army for the "General Purpose" vehicle, GP.
7. The first toilet ever seen
on television was on "Leave
It To Beaver."
8. It was the accepted practice
in Babylon 4,000 years
ago that for a month after the wedding, the bride's father
would supply his son-in-law with all the mead he could
drink. Mead is a honey beer, and because their calendar
was lunar based, this period was called the "honey month"
or what we know today as the "honeymoon."
9. In English pubs, ale is ordered
by pints and quarts.
So in old England, when customers got unruly, the bartender
would yell at them to mind their own pints and quarts and
settle down. It's where we get the phrase "mind your P's
10. Many years ago in England,
pub frequenters had a
whistle baked into the rim or handle of their ceramic cups.
When they needed a refill, they used the whistle to get
some service. "Wet your whistle," is the phrase inspired
by this practice.
Subj: Word Puzzle (S1071)
From: Larry Lemas on 7/18/2017
Subj: Humorous Definitions (S207, DU)
From: Joke-Of-The-Day.com on 1/17/2001
Definitions For Old Words'
and 'New Words For 2001'
and 'New Words For 2002'
and 'Definitions for The New Year!' in ENGLISH)
ADULT: A person who has stopped
growing at both ends and
is now growing in the middle.
BEAUTY PARLOR: A place where women curl up and dye.
CANNIBAL: Someone who is fed up with people.
CHICKENS: The only creatures you eat before they are born
and after they are dead.
COMMITTEE: A body that keeps minutes and wastes hours.
(See 'Definition Of A Committee' in JOB-STUFF-SUPP)
DUST: Mud with the juice squeezed out.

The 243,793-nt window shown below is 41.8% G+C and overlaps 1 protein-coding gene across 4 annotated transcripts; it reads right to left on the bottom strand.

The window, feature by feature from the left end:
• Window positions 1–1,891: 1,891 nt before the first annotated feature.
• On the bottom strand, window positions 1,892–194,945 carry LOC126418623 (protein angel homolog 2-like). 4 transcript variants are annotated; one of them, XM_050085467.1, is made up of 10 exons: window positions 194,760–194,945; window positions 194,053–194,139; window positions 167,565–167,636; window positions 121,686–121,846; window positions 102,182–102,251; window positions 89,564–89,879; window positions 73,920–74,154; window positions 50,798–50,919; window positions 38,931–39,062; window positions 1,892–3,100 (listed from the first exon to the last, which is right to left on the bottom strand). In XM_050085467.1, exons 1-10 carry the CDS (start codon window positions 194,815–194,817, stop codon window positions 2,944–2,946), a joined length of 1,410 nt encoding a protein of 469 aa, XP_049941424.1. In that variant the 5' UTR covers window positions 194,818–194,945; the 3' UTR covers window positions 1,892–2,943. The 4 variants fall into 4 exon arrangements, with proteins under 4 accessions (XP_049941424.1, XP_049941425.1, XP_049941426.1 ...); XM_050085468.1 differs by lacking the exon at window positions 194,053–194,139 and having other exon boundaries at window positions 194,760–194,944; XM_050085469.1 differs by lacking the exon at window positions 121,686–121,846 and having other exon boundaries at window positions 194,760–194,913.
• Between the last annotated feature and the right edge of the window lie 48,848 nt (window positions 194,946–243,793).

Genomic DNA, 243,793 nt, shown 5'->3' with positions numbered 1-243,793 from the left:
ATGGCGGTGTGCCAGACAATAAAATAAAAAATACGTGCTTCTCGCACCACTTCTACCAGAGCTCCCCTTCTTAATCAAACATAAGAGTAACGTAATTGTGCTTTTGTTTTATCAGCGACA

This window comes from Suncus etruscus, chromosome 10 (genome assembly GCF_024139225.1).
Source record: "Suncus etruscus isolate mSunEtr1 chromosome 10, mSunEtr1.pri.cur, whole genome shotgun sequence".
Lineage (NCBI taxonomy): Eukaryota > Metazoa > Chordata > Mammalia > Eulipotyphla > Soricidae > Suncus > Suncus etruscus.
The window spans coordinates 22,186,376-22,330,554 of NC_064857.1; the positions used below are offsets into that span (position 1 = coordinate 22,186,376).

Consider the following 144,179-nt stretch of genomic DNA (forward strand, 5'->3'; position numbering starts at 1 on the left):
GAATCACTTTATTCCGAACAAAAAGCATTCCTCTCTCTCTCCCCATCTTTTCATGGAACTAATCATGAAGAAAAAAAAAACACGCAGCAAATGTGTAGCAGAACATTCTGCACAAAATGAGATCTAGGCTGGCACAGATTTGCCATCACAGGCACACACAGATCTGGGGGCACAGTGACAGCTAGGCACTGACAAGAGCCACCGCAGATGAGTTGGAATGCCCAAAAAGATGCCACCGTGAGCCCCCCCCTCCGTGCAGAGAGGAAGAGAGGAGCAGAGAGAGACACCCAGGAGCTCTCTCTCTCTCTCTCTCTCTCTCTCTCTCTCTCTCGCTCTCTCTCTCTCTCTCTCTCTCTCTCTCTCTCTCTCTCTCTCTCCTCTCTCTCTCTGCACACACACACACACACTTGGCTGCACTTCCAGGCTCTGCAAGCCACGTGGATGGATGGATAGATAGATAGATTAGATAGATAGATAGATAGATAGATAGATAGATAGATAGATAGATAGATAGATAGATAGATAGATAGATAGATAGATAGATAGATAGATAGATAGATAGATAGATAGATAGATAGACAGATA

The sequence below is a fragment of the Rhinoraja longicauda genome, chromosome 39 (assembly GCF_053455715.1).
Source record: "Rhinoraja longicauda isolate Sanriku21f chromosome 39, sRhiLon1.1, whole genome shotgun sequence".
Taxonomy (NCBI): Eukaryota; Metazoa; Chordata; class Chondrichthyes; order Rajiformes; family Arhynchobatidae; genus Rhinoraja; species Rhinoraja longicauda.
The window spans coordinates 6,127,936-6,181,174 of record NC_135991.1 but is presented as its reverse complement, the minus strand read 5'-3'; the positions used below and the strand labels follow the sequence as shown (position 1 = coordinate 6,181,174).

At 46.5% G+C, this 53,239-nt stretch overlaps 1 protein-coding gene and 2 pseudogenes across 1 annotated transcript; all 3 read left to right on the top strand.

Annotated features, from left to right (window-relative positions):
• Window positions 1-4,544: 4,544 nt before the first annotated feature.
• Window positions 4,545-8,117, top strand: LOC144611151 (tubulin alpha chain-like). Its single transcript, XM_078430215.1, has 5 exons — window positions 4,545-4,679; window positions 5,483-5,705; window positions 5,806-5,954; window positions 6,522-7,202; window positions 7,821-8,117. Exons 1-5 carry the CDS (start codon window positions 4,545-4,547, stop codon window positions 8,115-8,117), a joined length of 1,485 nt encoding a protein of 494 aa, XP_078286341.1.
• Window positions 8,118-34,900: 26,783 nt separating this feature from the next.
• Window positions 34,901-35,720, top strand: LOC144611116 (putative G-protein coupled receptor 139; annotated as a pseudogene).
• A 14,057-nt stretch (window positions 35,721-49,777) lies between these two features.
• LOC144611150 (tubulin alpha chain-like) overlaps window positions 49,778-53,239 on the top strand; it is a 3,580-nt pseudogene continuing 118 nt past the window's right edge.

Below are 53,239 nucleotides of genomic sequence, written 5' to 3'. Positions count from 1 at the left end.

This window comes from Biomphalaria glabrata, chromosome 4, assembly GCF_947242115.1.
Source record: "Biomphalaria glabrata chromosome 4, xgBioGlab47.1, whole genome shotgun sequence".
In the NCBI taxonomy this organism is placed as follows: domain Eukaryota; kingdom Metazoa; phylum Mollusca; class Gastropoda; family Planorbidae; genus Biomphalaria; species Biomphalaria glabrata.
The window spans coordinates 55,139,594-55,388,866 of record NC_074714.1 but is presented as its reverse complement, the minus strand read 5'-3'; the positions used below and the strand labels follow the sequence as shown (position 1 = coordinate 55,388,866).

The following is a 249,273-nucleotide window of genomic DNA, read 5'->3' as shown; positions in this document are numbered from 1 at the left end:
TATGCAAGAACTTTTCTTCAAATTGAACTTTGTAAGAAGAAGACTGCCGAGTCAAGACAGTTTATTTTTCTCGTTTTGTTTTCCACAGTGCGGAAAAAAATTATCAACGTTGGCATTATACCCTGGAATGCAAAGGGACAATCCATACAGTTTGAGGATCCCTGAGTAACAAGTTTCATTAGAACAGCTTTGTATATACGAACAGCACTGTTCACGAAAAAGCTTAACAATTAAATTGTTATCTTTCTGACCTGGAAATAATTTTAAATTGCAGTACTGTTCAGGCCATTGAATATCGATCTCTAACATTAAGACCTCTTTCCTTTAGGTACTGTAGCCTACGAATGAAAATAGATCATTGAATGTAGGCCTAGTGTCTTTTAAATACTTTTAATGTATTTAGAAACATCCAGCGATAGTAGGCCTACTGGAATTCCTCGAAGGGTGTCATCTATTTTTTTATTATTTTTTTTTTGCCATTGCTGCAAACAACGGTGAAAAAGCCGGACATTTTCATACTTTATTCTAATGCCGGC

EGOTIST: Someone who is usually me-deep in conversation.
GOSSIP: A person who will never tell a lie if the truth
will do more damage.
HANDKERCHIEF: Cold Storage.
INFLATION: Cutting money in half without damaging the paper.
MOSQUITO: An insect that makes you like flies better.
RAISIN: Grape with a sunburn.
SECRET: Something you tell to one person at a time.
TOOTHACHE: The pain that drives you to extraction.
TOMORROW: One of the greatest labor saving devices of today.
YAWN: An honest opinion openly expressed.
WRINKLES: Something other people have. You have character lines.
Subj: Chevy Nova Awards (S163, DU)
From: JCary on 3/6/00
These are the nominees for the
Chevy Nova Award. This is
given out in honor of the GM's fiasco in trying to market
this car in Central and South America. "No va" means, of
course, in Spanish, "it doesn't go".
1. The Dairy Association's
huge success with the campaign
"Got Milk?" prompted them to expand advertising to Mexico.
It was soon brought to their attention the Spanish translation
read "Are you lactating?"
2. Coors put its slogan,
"Turn It Loose," into Spanish, where
it was read as "Suffer From Diarrhea."
3. Scandinavian vacuum
manufacturer Electrolux used the
following in an American campaign: "Nothing sucks like an
4. Clairol introduced the
"Mist Stick," a curling iron, into
Germany only to find out that "mist" is slang for manure.
Not too many people had use for the "Manure Stick."
5. When Gerber started
selling baby food in Africa, they
used the same packaging as in the US, with the smiling baby
on the label. Later they learned that in Africa, companies
routinely put pictures on the labels of what's inside, since
many people can't read.
6. Colgate introduced a
toothpaste in France called Cue, the
name of a notorious porno magazine.
7. An American T-shirt
maker in Miami printed shirts for the
Spanish market which promoted the Pope's visit. Instead of "I
saw the Pope" (el Papa), the shirts read "I Saw the Potato"
8. Pepsi's "Come Alive
With the Pepsi Generation" translated
into "Pepsi Brings Your Ancestors Back >From the Grave" in
9. The Coca-Cola name in
China was first read as "Kekoukela",
meaning "Bite the wax tadpole" or "female horse stuffed with